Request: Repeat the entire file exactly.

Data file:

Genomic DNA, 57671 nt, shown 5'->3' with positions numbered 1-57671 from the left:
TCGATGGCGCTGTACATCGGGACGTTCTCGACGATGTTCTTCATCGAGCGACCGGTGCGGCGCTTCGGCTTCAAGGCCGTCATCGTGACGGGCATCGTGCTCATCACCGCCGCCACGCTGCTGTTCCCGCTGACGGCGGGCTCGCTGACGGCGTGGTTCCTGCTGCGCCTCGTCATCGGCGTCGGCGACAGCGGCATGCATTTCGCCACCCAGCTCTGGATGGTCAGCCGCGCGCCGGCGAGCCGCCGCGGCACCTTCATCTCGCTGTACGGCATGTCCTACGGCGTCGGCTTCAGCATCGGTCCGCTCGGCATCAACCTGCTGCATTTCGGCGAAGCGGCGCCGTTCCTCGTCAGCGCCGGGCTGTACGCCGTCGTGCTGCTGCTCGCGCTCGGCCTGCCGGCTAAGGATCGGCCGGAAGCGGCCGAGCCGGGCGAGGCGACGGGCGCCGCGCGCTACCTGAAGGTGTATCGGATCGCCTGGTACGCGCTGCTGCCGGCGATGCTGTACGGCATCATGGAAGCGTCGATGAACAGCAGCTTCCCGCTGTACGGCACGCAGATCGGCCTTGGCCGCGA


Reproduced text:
Genomic DNA, 57671 nt, shown 5'->3' with positions numbered 1-57671 from the left:
TCGATGGCGCTGTACATCGGGACGTTCTCGACGATGTTCTTCATCGAGCGACCGGTGCGGCGCTTCGGCTTCAAGGCCGTCATCGTGACGGGCATCGTGCTCATCACCGCCGCCACGCTGCTGTTCCCGCTGACGGCGGGCTCGCTGACGGCGTGGTTCCTGCTGCGCCTCGTCATCGGCGTCGGCGACAGCGGCATGCATTTCGCCACCCAGCTCTGGATGGTCAGCCGCGCGCCGGCGAGCCGCCGCGGCACCTTCATCTCGCTGTACGGCATGTCCTACGGCGTCGGCTTCAGCATCGGTCCGCTCGGCATCAACCTGCTGCATTTCGGCGAAGCGGCGCCGTTCCTCGTCAGCGCCGGGCTGTACGCCGTCGTGCTGCTGCTCGCGCTCGGCCTGCCGGCTAAGGATCGGCCGGAAGCGGCCGAGCCGGGCGAGGCGACGGGCGCCGCGCGCTACCTGAAGGTGTATCGGATCGCCTGGTACGCGCTGCTGCCGGCGATGCTGTACGGCATCATGGAAGCGTCGATGAACAGCAGCTTCCCGCTGTACGGCACGCAGATCGGCCTTGGCCGCGA